This photo of approximately 10 years ago shows Laureen Fabian, on the left, and daughter Caterina Andrews. Fabian went missing last October and her daughter is looking for answers. (Contributed photo)
Laureen Fabian’s disappearance remains a mystery

It’s been a year since she went missing

Adam Schmidt is currently at the BC Children’s Hospital. (GoFundMe/Laurel Miller)
Community comes together for a 15 year old Burns Laker admitted at BC Children’s hospital

A fundraising campaign to support the family is being run now

Last year’s Halloween saw a sunny day and in-person costume contests. (Blair McBride photo)
What’s Burns Lakes’ spooktacular plan for this Halloween?

Trick or treating, online contests and more for this season

WKE students pose with carpentry tools in front of the ADST trailer that will allow the school to have a fully operational mobile wood shop. (Karen Ware photo/Lakes District News)
William Konkin Elementary school undertakes project to teach intentional kindness

Students to learn to build crates, grow produce and share it with community

Daylight savings time ends at 2:00 a.m. on Sunday, Nov. 1 2020. (File Photo)
Clocks ‘fall back’ one hour Saturday night

Remember to set your clock back one hour on Saturday night, as… Continue reading

A woman wears a face mask and plastic gloves while browsing books as a sticker on the floor indicates a one-way direction of travel between shelves of books at the Vancouver Public Library’s central branch, after it and four other branches reopened with limited services, in Vancouver, on Tuesday, July 14, 2020. (THE CANADIAN PRESS/Darryl Dyck)
B.C. reports 234 new COVID cases, 1 death of senior who had attended small birthday party

Roughly 5,700 people are isolating due to being exposed to a confirmed case

Burnaby RCMP responded to a dine-and-dash suspect who fell through a ceiling in March 2020. (RCMP handout)
VIDEO: Suspected dine-and-dasher falls through ceiling of Burnaby restaurant

A woman believed to be dashing on her restaurant bill fell through the kitchen ceiling

A can of Canada Dry Ginger Ale is shown in Toronto on Thursday Oct. 29, 2020. The maker of Canada Dry Ginger Ale has agreed to pay over $200,000 to settle a class-action lawsuit launched by a B.C. man who alleged he was misled by marketing suggesting the soda had medicinal benefits. THE CANADIAN PRESS/Joseph O’Connal
B.C. man’s lawsuit over marketing of Canada Dry ginger ale settled for $200K

Soda’s maker, Canada Dry Mott’s Inc., denied the allegations and any liability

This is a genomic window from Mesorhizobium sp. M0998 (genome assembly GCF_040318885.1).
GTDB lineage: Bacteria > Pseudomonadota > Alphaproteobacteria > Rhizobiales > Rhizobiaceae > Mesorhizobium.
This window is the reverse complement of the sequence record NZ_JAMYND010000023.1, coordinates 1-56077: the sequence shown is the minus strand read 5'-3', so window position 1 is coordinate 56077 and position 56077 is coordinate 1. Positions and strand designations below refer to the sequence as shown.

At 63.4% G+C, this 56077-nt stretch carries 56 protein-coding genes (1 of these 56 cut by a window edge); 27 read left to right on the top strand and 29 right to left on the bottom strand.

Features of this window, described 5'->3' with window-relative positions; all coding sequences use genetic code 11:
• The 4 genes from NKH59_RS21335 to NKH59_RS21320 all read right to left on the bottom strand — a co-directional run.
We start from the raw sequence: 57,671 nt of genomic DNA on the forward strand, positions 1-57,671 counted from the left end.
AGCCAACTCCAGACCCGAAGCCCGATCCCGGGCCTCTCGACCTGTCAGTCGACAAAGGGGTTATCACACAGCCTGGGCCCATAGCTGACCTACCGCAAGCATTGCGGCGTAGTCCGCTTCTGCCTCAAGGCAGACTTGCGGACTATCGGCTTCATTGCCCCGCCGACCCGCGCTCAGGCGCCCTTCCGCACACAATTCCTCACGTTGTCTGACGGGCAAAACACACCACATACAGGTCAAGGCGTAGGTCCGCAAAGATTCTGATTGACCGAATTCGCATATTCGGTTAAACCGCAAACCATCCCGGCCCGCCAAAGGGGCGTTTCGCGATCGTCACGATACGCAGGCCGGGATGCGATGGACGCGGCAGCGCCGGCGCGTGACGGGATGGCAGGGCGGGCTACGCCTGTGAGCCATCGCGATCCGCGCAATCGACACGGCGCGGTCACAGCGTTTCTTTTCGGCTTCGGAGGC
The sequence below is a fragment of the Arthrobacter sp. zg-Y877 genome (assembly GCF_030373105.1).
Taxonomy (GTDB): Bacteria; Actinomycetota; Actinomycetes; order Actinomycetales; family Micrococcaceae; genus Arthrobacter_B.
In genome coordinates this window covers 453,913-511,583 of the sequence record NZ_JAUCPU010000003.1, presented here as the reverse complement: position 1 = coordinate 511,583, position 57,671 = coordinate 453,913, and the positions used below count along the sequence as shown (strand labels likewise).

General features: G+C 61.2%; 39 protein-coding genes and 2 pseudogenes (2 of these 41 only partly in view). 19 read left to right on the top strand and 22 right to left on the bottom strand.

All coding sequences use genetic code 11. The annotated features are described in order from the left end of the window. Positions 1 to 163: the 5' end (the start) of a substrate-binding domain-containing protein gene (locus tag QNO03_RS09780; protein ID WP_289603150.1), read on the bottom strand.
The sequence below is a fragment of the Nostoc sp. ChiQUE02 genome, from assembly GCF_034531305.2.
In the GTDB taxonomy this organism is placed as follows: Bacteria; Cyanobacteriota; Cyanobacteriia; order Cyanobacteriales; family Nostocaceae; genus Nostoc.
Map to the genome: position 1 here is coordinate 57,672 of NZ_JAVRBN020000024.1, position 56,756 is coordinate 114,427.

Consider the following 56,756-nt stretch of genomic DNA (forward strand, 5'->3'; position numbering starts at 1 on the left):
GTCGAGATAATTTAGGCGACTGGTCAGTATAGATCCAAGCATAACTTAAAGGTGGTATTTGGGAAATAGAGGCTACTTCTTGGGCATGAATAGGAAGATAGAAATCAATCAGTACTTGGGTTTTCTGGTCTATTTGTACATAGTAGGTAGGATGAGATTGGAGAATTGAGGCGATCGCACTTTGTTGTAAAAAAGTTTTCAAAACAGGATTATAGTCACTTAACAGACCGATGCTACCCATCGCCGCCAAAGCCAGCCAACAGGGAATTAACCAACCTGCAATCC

Vancouver Island-based Wilson’s Transportation has expanded to fill some of the routes left unserviced by Greyhound as of Nov. 1, 2018. (Black Press files)
B.C. bus companies say they need help to survive COVID-19

Like airlines, motor coaches have lost most of their revenue

Join Black Press Media and Do Some Good

Pay it Forward program supports local businesses in their community giving

A deer was spotted in October 2020 in Prince Rupert, B.C., with a bright pink yoga ball stuck in its antlers. (Kayla Vickers/Chronicles Of Hammy The Deer Official Page)
Hammy 2.0? Prince Rupert deer spotted with bright pink yoga ball stuck in antlers

The BC Conservation Officer Service is aware of the deer roaming around the city

RCMP. (Phil McLachlan - Black Press Media)
Kelowna Mountie hit with 2nd lawsuit in 2 months for alleged assault

Const. Julius Prommer is accused of breaking a woman’s knee during while responding to a noise complaint

Hirdeypal Batth, 24, has been charged with sexual assault and forcible confinement in relation to an incident in August 2020. (VPD handout)
Man, 24, charged with sex assault after allegedly posing as Uber driver in Vancouver

Investigators believe there could be more victims outside of the Vancouver area

B.C. Premier John Horgan and Washington Gov. Jay Inslee arrive for annual Cascadia conference in Vancouver, Oct. 10, 2018. They have agreed to coordinate the permanent switch to daylight saving time. (B.C. government)
B.C. still awaiting U.S. approval to eliminate daylight saving time

Clocks going back one hour Nov. 1 in Washington too

Most Read